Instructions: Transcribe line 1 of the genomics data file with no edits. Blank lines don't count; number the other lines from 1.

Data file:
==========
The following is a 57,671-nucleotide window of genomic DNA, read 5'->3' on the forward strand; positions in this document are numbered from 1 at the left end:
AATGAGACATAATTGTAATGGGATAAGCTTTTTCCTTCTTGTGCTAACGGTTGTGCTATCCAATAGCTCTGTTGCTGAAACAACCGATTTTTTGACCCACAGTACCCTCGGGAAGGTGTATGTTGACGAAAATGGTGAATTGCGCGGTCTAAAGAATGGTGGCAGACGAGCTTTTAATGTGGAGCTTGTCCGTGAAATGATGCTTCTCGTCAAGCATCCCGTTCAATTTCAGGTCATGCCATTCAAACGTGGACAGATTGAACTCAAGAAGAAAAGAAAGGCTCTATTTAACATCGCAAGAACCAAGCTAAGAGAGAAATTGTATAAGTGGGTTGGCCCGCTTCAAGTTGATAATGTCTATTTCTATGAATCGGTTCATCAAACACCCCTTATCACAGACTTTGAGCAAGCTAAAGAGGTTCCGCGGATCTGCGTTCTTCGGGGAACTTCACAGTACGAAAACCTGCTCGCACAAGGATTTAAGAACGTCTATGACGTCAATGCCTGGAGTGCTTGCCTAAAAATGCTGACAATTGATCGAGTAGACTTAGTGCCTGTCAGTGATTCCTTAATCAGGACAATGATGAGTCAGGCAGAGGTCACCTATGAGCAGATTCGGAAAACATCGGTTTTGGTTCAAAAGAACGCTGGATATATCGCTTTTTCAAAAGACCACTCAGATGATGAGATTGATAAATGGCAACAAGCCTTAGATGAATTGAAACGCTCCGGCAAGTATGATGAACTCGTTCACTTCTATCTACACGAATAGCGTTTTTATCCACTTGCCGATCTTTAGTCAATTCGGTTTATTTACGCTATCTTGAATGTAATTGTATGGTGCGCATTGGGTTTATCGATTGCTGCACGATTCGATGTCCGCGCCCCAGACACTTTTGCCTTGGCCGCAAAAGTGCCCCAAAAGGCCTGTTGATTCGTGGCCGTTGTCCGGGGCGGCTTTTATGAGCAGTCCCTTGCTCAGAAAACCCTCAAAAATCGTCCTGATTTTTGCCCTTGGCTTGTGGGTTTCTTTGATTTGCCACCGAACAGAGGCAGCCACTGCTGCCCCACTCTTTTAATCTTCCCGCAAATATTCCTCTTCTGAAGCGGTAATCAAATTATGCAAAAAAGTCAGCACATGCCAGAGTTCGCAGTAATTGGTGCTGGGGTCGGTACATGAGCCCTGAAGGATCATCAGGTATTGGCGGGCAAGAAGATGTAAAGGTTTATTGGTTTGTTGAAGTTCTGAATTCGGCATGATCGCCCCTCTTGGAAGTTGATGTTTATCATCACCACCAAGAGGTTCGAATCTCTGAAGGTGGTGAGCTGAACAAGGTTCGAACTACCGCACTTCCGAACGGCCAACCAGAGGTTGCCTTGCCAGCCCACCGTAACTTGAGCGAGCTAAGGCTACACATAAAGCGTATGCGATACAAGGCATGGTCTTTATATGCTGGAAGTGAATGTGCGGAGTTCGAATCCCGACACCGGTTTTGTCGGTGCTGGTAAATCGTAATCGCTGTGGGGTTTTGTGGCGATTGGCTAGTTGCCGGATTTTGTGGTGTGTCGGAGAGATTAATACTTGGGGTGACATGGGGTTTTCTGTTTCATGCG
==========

The following is a 57,671-nucleotide window of genomic DNA, read 5'->3' on the forward strand; positions in this document are numbered from 1 at the left end: